Thursday, May 6, 2010

Managing your Droid Incredible with Ubuntu 10.04 Linux

Hey everybody!  It sure has been a while since I updated this blog, but I think it's time I did.  Last week I picked up an HTC Droid Incredible, which is the Verizon version of the Incredible, and I've found that nobody has really written about what you can do with this thing using Ubuntu (a Debian-based Linux distribution.)  So, I'm here to tell you that you don't need a Windows PC to manage your device, and when I say that, I'm not implying you have to be a Linux expert or manually put all your files on the device.  So, to avoid most of that cryptic Linux stuff, I'm going to almost completely avoid the command line (I'll tell you the command, but I'll also tell you how to do it without the command...except for DVD playback, you have to copy and paste that command.)  I will also assume you have a default Ubuntu installation, so you may think I'm just being silly by installing some of this stuff.

Please note that I won't cover the mobile broadband functionality because the setup I have for it is very complicated and unstable at the moment.  Once I figure out a simple way for people to get it working, then I will write a post about it.

The super duper quick version

For those of you who know Ubuntu/Linux well, just install and configure the Restricted Extras Packages, libdvdcss2, Banshee, and Arista with this command (All of it is in the Ubuntu Software Repositories):

sudo apt-get install ubuntu-restricted-extras kubuntu-restricted-extras xubuntu-restricted-extras libdvdcss2 banshee arista; sudo /usr/share/doc/libdvdread4/./

Then you're setup is done.  Go to the section about Banshee if you want your device to display with the correct name and use the correct folder, and Arista is so simple, all you have to do is: choose a video file or DVD device as the source, select Ipod as your device, and Low as the Preset, then click Add to Queue (I can't really tell the difference between the low and high presets when using the device, but low uses half the memory.)

Codecs and DVD Playback

     So, let's spend a little time getting your system ready, and then our entire experience will be a little nicer.  First things first, you will want codecs for videos and music.  So, open up the Ubuntu Software Center (Applications -> Ubuntu Software Center), then type "restricted" into the search bar in the upper right corner.  You will see three packages that you want*: Ubuntu Restricted Extras, Kubuntu Restricted Extras, and Xubuntu Restricted Extras.  I don't think you really need all of them, but I always just install all three, so I'm going to tell you to do the same.

* Please note that the Restricted Extras Packages and the libdvdcss2 package are not allowed in some countries.  My primary audience is people in the US.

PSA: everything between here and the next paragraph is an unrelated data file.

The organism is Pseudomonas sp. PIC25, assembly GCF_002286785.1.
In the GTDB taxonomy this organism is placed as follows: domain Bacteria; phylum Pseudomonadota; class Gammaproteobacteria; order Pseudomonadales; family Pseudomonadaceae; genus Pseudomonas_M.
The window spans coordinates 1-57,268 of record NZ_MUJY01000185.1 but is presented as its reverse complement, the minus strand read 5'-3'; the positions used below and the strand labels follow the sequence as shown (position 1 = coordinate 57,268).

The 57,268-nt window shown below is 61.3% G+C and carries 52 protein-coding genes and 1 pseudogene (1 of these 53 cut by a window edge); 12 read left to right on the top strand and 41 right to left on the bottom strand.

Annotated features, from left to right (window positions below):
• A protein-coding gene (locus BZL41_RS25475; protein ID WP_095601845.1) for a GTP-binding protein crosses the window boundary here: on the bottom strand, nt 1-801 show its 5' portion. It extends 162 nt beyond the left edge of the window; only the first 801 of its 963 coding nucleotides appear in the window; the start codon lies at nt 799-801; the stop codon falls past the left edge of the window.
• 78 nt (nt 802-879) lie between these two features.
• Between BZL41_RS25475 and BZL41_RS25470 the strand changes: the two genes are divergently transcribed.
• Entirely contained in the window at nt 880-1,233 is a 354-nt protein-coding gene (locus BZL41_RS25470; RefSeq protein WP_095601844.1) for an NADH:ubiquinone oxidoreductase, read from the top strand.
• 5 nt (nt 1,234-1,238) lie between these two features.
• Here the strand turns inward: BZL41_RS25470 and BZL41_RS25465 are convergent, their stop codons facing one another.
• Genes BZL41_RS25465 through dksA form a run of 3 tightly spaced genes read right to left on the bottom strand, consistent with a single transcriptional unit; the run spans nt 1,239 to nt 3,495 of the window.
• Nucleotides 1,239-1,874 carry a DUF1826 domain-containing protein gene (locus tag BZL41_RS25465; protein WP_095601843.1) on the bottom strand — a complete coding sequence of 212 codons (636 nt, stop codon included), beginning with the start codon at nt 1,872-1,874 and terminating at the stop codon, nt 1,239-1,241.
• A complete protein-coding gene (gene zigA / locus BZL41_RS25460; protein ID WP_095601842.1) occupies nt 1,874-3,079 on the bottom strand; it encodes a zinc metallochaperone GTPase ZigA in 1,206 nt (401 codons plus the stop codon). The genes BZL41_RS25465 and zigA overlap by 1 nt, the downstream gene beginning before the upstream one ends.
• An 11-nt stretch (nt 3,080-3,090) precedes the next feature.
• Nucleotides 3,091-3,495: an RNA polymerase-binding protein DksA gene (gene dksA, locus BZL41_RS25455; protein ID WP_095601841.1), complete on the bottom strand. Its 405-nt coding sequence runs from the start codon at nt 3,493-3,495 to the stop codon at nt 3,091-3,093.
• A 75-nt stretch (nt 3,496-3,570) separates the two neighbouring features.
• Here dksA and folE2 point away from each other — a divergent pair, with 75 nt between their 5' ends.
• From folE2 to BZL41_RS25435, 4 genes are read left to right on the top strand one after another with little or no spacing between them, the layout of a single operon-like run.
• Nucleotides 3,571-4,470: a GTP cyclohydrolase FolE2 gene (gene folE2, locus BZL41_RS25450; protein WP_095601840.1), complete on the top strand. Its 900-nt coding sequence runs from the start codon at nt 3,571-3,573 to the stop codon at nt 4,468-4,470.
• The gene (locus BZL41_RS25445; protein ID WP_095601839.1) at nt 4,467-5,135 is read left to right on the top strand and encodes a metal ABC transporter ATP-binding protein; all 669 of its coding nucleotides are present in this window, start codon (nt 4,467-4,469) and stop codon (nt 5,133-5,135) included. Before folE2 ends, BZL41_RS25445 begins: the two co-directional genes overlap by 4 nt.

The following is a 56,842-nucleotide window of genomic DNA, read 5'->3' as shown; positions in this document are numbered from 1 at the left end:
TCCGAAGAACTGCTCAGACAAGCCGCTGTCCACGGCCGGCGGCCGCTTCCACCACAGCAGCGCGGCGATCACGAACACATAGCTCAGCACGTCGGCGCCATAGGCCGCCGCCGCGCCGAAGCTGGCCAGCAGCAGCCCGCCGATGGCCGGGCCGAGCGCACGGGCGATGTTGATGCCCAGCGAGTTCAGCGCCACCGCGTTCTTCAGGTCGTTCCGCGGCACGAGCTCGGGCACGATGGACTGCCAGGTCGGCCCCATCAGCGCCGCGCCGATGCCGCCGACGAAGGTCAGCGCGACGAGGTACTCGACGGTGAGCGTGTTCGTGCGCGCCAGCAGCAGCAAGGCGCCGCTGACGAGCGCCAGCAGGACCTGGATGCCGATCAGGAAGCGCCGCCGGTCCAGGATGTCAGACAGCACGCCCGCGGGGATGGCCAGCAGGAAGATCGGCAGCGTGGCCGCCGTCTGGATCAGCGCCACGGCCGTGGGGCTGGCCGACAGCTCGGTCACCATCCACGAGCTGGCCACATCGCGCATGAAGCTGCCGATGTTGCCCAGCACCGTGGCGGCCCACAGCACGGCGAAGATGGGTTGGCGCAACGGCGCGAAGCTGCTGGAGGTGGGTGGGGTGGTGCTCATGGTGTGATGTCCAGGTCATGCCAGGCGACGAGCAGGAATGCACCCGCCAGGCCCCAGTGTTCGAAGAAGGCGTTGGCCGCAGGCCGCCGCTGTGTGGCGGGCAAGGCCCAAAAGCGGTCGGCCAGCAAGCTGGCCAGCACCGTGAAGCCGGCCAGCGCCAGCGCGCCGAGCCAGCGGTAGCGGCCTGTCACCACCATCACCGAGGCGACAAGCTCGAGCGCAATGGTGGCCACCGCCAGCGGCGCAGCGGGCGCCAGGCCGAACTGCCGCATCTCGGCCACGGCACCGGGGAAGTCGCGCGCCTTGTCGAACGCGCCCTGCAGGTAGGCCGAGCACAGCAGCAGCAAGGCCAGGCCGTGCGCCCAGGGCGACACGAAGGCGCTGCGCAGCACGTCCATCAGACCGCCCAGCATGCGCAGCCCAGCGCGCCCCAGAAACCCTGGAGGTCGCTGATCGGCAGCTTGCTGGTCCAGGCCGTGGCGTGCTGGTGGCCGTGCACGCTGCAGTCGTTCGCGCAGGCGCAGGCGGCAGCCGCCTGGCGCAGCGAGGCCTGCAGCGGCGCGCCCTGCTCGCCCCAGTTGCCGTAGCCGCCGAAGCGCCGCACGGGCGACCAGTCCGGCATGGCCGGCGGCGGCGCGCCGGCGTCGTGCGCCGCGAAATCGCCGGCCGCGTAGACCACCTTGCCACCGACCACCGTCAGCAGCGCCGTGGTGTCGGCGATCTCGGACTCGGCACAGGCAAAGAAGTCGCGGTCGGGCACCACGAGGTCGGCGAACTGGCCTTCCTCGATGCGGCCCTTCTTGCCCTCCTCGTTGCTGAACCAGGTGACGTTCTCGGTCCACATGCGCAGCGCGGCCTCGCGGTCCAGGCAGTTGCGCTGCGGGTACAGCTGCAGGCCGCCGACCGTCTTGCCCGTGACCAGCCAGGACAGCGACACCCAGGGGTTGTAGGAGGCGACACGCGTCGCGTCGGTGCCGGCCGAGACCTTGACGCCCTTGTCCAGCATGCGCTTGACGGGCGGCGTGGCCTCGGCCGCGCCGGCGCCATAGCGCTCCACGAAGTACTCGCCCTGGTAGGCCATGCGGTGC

Ok, I kinda lied a little about the cryptic stuff thing... If you want to play back DVDs, you need to do one thing:

  1. Press Alt+F2 on the keyboard, and the Run Application dialog pops up.
  2. copy and paste this command into the Run Application dialog:
    "sudo apt-get install libdvdcss2; sudo /usr/share/doc/libdvdread4/./"
  3. Check the Run in terminal checkbox
  4. Click Run.
  5. A window with a bunch of text pops up, and I think you might have to hit "y" to accept the license agreement.
So, that wasn't too bad was it?  Because of restricted licenses, Canonical can't just distribute the DVD playback libraries with Ubuntu, so you have to get that separately and accept the EULA (End User License Agreement.)  Then you have to run a script that sets everything up for you; that is what the above command does.

Ok, now everything is set up, and you are ready to play all your music, watch movies, and all that kind of stuff.  

Media Management Software

Now, there are two more programs that you will want:  Banshee Media Player, and Arista Transcoder.  Both of these are available in the Ubuntu Software Center, so just type them both into the search box (one at a time of coarse) and you have all the software you need.  There is just one thing though, Banshee detects your Android Phone as a generic Android Device.  I don't mind the picture of the G1, but I just want the program to use the default music folder (/emmc/MP3/ for internal storage, or /sdcard/MP3/ for the microSD card), and I want the correct name for my phone.  This is actually a really simple thing to do.   You just create a text file, and save it to the device with a very specific name.

Get Ubuntu to See your Phone

By default, my phone goes into charge only mode when I plug it into a USB port, which you can change, but I like it that way.  So first, connect your phone to your computer.  Now, on the phone, open the notification area, tap the USB Icon that says "Charging Only" next to it, then select Disk Drive from the menu that appears.  Once your phone appears on your computer, you need to save a file into the root folder of the device.